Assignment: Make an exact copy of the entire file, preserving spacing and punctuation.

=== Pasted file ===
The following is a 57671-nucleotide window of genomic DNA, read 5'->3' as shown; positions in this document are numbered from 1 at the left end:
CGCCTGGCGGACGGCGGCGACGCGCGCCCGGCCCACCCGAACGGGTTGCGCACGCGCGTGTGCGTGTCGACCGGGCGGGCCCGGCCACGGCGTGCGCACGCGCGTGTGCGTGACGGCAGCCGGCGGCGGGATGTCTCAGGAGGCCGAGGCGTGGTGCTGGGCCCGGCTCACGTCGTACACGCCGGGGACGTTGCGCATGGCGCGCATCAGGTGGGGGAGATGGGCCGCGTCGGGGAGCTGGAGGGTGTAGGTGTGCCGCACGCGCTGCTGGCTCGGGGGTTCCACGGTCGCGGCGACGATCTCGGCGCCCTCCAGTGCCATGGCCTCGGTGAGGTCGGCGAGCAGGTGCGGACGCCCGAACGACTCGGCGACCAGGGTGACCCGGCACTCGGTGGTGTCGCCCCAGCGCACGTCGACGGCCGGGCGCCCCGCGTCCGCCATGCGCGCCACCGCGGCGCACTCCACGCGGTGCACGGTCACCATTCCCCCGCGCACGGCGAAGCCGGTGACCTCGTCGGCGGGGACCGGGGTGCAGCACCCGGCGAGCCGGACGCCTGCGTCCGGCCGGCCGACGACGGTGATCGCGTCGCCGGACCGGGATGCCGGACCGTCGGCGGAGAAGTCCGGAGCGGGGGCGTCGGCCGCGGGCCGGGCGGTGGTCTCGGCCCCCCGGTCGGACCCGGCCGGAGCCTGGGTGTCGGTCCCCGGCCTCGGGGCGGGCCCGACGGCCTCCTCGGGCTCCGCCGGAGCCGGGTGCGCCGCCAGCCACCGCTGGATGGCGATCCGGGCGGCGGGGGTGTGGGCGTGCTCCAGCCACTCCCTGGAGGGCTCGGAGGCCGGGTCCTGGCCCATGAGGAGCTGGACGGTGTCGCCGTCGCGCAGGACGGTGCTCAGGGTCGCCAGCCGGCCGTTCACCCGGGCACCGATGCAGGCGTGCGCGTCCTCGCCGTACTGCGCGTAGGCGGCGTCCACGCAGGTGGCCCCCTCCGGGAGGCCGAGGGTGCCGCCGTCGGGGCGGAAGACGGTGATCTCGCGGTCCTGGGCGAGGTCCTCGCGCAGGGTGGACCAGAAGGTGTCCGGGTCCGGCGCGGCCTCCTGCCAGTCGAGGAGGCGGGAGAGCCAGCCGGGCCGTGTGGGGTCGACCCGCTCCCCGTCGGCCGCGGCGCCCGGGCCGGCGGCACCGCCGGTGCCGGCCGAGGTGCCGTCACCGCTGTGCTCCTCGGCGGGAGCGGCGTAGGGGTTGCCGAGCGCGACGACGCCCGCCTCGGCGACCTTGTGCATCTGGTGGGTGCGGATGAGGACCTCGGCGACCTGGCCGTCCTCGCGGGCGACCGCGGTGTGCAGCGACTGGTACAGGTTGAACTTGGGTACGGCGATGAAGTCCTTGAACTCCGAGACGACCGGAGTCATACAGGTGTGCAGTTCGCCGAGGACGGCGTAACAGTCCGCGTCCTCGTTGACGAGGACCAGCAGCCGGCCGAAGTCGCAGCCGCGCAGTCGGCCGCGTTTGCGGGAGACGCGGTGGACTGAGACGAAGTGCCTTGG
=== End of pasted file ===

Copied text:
The following is a 57671-nucleotide window of genomic DNA, read 5'->3' as shown; positions in this document are numbered from 1 at the left end:
CGCCTGGCGGACGGCGGCGACGCGCGCCCGGCCCACCCGAACGGGTTGCGCACGCGCGTGTGCGTGTCGACCGGGCGGGCCCGGCCACGGCGTGCGCACGCGCGTGTGCGTGACGGCAGCCGGCGGCGGGATGTCTCAGGAGGCCGAGGCGTGGTGCTGGGCCCGGCTCACGTCGTACACGCCGGGGACGTTGCGCATGGCGCGCATCAGGTGGGGGAGATGGGCCGCGTCGGGGAGCTGGAGGGTGTAGGTGTGCCGCACGCGCTGCTGGCTCGGGGGTTCCACGGTCGCGGCGACGATCTCGGCGCCCTCCAGTGCCATGGCCTCGGTGAGGTCGGCGAGCAGGTGCGGACGCCCGAACGACTCGGCGACCAGGGTGACCCGGCACTCGGTGGTGTCGCCCCAGCGCACGTCGACGGCCGGGCGCCCCGCGTCCGCCATGCGCGCCACCGCGGCGCACTCCACGCGGTGCACGGTCACCATTCCCCCGCGCACGGCGAAGCCGGTGACCTCGTCGGCGGGGACCGGGGTGCAGCACCCGGCGAGCCGGACGCCTGCGTCCGGCCGGCCGACGACGGTGATCGCGTCGCCGGACCGGGATGCCGGACCGTCGGCGGAGAAGTCCGGAGCGGGGGCGTCGGCCGCGGGCCGGGCGGTGGTCTCGGCCCCCCGGTCGGACCCGGCCGGAGCCTGGGTGTCGGTCCCCGGCCTCGGGGCGGGCCCGACGGCCTCCTCGGGCTCCGCCGGAGCCGGGTGCGCCGCCAGCCACCGCTGGATGGCGATCCGGGCGGCGGGGGTGTGGGCGTGCTCCAGCCACTCCCTGGAGGGCTCGGAGGCCGGGTCCTGGCCCATGAGGAGCTGGACGGTGTCGCCGTCGCGCAGGACGGTGCTCAGGGTCGCCAGCCGGCCGTTCACCCGGGCACCGATGCAGGCGTGCGCGTCCTCGCCGTACTGCGCGTAGGCGGCGTCCACGCAGGTGGCCCCCTCCGGGAGGCCGAGGGTGCCGCCGTCGGGGCGGAAGACGGTGATCTCGCGGTCCTGGGCGAGGTCCTCGCGCAGGGTGGACCAGAAGGTGTCCGGGTCCGGCGCGGCCTCCTGCCAGTCGAGGAGGCGGGAGAGCCAGCCGGGCCGTGTGGGGTCGACCCGCTCCCCGTCGGCCGCGGCGCCCGGGCCGGCGGCACCGCCGGTGCCGGCCGAGGTGCCGTCACCGCTGTGCTCCTCGGCGGGAGCGGCGTAGGGGTTGCCGAGCGCGACGACGCCCGCCTCGGCGACCTTGTGCATCTGGTGGGTGCGGATGAGGACCTCGGCGACCTGGCCGTCCTCGCGGGCGACCGCGGTGTGCAGCGACTGGTACAGGTTGAACTTGGGTACGGCGATGAAGTCCTTGAACTCCGAGACGACCGGAGTCATACAGGTGTGCAGTTCGCCGAGGACGGCGTAACAGTCCGCGTCCTCGTTGACGAGGACCAGCAGCCGGCCGAAGTCGCAGCCGCGCAGTCGGCCGCGTTTGCGGGAGACGCGGTGGACTGAGACGAAGTGCCTTGG